VANDANA SHIVA: The pledge has grown organically. I think the first place was the Paris Climate Treaty [in 2015] where everyone was doubtful whether the governments would agree. The gaps are still huge. So we got all the movements together and made a pledge and pact for the Earth that the governments can fail, but that we will not fail the Earth.

We believe every community should exercise its freedoms from poisons, from fossil fuels, because the two are one. All chemicals in farming come from fossil fuels. Climate change, 50 percent comes from industrial agriculture. Each has been a separate fight: GMOs with toxins like the Bt [Bacillus thuringiensis] gene put into the crop, agri-chemicals [like] herbicides, pesticides. We needed an umbrella term to explain this toxic entry into our agriculture.

We are in a very strange situation, not just with respect to food and agriculture but also with respect to democracy, because the two are linked. In the poison cartel, as I call it … Bayer bought Monsanto, Dow and Dupont have merged, and Syngenta and ChemChina have merged. This cartel of three is controlling chemicals and seeds, and trying to control the future of agriculture.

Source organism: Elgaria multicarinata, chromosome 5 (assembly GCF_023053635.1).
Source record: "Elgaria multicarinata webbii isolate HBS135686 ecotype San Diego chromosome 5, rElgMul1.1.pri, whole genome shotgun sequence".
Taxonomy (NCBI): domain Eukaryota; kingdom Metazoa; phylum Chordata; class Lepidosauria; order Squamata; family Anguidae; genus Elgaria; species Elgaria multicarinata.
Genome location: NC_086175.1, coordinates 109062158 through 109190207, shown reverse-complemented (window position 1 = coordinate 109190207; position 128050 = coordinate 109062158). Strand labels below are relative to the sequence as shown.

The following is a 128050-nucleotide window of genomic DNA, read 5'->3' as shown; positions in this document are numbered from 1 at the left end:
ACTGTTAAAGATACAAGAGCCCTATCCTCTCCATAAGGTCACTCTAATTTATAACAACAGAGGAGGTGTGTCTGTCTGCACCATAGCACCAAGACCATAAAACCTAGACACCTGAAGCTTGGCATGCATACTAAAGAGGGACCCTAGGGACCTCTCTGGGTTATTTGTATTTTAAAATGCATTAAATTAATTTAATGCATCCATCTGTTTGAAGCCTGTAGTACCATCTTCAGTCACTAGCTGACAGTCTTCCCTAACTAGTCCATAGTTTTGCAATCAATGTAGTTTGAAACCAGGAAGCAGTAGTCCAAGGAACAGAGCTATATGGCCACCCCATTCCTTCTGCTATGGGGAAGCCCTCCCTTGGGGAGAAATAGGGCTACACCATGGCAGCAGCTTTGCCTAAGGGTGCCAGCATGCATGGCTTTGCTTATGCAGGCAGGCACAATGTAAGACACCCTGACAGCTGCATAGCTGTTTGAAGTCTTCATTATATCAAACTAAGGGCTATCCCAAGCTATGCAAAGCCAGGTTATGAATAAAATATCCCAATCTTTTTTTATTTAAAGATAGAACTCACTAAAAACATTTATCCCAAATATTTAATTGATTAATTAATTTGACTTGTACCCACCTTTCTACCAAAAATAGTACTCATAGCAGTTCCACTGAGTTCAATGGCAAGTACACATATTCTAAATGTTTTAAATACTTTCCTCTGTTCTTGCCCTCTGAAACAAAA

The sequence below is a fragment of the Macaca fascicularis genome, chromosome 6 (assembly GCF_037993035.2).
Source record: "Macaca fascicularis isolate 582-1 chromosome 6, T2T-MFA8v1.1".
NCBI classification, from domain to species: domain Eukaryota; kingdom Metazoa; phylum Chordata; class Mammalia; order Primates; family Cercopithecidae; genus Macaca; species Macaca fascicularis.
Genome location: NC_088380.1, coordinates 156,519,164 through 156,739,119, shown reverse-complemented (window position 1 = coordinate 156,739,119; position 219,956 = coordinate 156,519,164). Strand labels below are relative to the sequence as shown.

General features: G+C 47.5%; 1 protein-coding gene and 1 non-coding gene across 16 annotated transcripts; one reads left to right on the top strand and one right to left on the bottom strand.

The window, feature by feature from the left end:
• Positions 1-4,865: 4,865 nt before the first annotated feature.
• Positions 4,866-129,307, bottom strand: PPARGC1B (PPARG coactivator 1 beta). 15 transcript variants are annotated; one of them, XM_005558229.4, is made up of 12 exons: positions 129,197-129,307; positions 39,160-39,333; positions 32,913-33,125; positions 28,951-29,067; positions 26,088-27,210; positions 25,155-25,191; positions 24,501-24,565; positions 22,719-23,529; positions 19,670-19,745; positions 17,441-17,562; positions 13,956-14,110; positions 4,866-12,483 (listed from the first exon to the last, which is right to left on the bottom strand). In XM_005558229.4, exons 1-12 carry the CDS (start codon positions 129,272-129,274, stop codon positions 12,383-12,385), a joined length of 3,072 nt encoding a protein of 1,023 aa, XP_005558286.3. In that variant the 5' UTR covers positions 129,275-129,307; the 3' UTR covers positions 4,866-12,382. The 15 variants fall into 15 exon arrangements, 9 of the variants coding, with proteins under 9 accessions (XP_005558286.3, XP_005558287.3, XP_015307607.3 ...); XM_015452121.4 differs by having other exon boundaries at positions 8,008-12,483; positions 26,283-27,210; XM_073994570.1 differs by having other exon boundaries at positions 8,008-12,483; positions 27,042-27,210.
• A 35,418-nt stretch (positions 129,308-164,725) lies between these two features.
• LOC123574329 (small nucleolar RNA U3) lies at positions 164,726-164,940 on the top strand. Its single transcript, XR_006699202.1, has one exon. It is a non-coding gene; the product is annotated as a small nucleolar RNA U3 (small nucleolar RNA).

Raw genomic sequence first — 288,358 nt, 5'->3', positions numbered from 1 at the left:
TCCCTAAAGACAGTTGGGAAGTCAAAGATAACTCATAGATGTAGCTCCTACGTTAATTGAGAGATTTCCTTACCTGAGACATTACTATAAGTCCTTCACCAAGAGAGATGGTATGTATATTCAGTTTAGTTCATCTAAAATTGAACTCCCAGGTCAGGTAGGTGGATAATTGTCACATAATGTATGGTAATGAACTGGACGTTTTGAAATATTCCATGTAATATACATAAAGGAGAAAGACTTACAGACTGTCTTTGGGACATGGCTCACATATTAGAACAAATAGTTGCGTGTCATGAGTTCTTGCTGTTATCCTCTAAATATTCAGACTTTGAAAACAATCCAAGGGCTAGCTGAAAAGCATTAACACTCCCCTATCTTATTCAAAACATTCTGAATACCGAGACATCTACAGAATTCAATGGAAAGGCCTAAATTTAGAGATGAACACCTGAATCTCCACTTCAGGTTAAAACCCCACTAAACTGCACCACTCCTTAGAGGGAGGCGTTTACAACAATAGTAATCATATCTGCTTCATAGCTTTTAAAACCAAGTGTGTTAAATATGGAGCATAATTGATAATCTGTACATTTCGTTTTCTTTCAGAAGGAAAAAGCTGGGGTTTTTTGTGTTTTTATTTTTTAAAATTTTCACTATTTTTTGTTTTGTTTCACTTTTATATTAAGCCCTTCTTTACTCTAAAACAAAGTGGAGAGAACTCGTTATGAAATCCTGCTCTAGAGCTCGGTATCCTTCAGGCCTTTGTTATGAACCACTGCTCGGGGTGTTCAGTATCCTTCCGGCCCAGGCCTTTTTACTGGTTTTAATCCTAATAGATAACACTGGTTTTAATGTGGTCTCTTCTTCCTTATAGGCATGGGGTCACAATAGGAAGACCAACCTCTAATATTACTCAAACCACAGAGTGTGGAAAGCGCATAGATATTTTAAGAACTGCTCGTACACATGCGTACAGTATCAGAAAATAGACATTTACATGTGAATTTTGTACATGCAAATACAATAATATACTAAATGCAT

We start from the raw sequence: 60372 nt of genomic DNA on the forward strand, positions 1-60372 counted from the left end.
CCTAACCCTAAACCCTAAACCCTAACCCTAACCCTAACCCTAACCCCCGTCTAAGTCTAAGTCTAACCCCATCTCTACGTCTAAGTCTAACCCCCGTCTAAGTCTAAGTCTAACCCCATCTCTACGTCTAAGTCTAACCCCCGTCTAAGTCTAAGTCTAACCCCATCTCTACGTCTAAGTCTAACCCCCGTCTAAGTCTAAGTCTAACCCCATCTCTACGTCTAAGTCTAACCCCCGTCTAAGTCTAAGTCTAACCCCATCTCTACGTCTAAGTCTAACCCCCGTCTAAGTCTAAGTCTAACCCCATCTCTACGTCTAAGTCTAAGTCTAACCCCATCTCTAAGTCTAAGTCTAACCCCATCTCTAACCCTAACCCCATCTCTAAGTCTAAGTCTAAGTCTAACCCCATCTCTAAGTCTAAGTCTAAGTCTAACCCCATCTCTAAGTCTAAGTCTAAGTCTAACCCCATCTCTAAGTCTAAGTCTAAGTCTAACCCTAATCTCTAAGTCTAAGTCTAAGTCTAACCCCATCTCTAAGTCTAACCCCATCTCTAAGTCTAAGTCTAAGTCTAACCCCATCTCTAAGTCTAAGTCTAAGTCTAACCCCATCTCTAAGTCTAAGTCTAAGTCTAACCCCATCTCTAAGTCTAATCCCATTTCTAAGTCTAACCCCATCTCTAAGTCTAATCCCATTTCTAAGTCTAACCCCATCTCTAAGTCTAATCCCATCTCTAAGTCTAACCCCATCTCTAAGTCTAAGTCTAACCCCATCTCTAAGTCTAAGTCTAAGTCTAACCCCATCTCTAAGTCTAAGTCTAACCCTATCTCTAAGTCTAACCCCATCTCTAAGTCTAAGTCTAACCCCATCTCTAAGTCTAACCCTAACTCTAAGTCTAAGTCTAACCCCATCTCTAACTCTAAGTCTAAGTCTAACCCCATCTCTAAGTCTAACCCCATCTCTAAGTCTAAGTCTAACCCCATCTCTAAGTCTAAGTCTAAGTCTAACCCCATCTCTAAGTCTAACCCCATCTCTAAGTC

Now people are rising, using their constitutions to pass laws at their level, like Vermont passed the GMO labeling law. Across Italy, movements are [trying] to ban pesticides. So what do they do? In your country they call it preemption, which is Congress [passing legislation and] saying no other lower level [of government] can make a decision on the subject. This is what happened with the [GMO] labeling issue.